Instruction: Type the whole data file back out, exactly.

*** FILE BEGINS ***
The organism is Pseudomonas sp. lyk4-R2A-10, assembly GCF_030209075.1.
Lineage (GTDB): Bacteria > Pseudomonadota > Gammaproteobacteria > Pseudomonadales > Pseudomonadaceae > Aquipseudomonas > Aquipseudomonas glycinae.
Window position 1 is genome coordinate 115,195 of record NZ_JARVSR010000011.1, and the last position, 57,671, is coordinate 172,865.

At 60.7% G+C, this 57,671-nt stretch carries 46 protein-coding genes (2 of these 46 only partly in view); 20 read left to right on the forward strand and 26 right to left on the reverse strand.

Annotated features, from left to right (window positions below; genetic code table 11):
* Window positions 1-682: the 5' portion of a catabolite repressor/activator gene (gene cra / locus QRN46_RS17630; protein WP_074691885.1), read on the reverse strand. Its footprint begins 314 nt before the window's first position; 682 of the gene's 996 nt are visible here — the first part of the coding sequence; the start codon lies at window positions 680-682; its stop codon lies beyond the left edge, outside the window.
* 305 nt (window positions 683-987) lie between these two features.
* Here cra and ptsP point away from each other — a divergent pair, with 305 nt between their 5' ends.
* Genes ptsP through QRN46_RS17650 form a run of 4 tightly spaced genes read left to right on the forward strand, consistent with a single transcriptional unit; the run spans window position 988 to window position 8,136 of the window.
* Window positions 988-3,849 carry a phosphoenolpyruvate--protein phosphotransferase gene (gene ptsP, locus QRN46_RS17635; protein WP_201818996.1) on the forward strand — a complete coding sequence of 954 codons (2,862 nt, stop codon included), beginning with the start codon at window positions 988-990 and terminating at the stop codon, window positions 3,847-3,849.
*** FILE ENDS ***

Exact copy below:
The organism is Pseudomonas sp. lyk4-R2A-10, assembly GCF_030209075.1.
Lineage (GTDB): Bacteria > Pseudomonadota > Gammaproteobacteria > Pseudomonadales > Pseudomonadaceae > Aquipseudomonas > Aquipseudomonas glycinae.
Window position 1 is genome coordinate 115,195 of record NZ_JARVSR010000011.1, and the last position, 57,671, is coordinate 172,865.

At 60.7% G+C, this 57,671-nt stretch carries 46 protein-coding genes (2 of these 46 only partly in view); 20 read left to right on the forward strand and 26 right to left on the reverse strand.

Annotated features, from left to right (window positions below; genetic code table 11):
* Window positions 1-682: the 5' portion of a catabolite repressor/activator gene (gene cra / locus QRN46_RS17630; protein WP_074691885.1), read on the reverse strand. Its footprint begins 314 nt before the window's first position; 682 of the gene's 996 nt are visible here — the first part of the coding sequence; the start codon lies at window positions 680-682; its stop codon lies beyond the left edge, outside the window.
* 305 nt (window positions 683-987) lie between these two features.
* Here cra and ptsP point away from each other — a divergent pair, with 305 nt between their 5' ends.
* Genes ptsP through QRN46_RS17650 form a run of 4 tightly spaced genes read left to right on the forward strand, consistent with a single transcriptional unit; the run spans window position 988 to window position 8,136 of the window.
* Window positions 988-3,849 carry a phosphoenolpyruvate--protein phosphotransferase gene (gene ptsP, locus QRN46_RS17635; protein WP_201818996.1) on the forward strand — a complete coding sequence of 954 codons (2,862 nt, stop codon included), beginning with the start codon at window positions 988-990 and terminating at the stop codon, window positions 3,847-3,849.